Lord Byron: From “Ode to Napoleon Buonaparte”

Byron wrote his Ode in April 1814, only days after learning that Napoleon had surrendered his empire to the Allies and agreed unconditionally to exile on the island of Elba.  Byron’s view of this turn in the fortunes of the man who had once been his hero is suggested by his choice of an epigraph, a quotation from the historian Edward Gibbon’s description in Decline and Fall of the Roman Empire of the fate of the Emperor Nepos: “By this shameful abdication, he protracted his life a few years, in a very ambiguous state, between an Emperor and an Exile, till —”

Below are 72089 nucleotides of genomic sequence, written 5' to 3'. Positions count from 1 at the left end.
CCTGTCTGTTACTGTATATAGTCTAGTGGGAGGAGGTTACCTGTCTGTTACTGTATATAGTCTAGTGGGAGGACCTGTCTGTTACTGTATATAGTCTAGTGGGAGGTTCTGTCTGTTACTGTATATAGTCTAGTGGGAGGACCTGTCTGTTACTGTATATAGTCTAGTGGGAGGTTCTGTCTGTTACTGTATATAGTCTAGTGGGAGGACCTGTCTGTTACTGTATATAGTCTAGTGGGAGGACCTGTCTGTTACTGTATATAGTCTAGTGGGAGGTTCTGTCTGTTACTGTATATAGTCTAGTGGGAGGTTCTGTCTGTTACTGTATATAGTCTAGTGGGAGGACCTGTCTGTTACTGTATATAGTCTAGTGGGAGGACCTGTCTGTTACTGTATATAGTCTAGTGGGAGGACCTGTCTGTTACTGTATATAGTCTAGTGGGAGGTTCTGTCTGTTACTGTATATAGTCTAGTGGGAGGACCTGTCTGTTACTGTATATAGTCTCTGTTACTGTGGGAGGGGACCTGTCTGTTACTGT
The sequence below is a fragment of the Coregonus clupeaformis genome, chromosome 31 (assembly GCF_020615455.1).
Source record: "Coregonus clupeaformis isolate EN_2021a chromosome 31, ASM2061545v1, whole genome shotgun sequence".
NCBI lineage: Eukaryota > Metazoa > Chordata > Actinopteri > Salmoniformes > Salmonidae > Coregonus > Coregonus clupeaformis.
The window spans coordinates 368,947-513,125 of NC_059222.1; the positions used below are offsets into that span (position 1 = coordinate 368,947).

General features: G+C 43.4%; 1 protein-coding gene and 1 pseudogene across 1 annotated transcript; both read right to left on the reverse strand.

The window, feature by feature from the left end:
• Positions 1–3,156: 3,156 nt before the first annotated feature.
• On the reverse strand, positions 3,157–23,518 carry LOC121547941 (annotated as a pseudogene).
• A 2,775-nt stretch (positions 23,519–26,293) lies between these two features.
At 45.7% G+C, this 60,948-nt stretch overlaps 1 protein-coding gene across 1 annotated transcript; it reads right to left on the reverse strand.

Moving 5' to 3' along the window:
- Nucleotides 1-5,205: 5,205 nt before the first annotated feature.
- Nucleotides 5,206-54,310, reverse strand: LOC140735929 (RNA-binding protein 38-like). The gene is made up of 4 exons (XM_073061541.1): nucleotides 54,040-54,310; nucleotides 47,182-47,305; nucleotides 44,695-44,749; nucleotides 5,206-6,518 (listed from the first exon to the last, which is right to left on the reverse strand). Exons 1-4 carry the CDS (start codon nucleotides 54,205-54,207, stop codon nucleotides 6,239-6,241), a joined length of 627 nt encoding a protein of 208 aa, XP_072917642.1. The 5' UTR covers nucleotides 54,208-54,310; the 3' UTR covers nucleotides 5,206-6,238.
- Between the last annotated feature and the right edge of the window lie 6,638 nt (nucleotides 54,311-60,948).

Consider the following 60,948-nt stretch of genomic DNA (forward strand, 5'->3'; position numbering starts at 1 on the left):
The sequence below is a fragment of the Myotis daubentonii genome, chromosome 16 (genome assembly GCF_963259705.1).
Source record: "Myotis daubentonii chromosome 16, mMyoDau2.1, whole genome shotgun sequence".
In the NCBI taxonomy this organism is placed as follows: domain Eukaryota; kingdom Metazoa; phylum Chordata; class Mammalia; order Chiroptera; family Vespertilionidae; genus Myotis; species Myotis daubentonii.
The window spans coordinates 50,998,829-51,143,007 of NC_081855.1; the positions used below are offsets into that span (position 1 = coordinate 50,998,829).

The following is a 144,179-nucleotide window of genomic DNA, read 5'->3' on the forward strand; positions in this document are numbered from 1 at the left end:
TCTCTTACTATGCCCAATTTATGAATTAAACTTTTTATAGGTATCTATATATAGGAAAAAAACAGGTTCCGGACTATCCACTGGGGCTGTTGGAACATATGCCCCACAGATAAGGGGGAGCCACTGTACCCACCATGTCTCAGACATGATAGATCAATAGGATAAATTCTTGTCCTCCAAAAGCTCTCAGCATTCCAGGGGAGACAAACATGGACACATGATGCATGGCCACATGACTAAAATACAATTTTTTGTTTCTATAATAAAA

‘Tis done – but yesterday a King!
      And arm’d with Kings to strive –
And now thou art a nameless thing
      So abject – yet alive!
Is this the man of thousand thrones,
Who strew’d our Earth with hostile bones,
      And can he thus survive?
Since he, miscall’d the Morning Star, >> note
Nor man nor fiend hath fall’n so far.

                     * * *

Thine evil deeds are writ in gore,
      Nor written thus in vain –
Thy triumphs tell of fame no more,
      Or deepen every stain –
If thou hadst died as honour dies,
Some new Napoleon might arise,
      To shame the world again –
But who would soar the solar height,
To set in such a starless night?

Weigh’d in the balance, hero dust
      Is vile as vulgar clay;
Thy scales, Mortality! are just
      To all that pass away;
But yet methought the living great
Some higher sparks should animate,
      To dazzle and dismay;
Nor deem’d Contempt could thus make mirth
Of these, the Conquerors of the earth.

                       * * *

—From “Ode to Napoleon Buonaparte” (1814)

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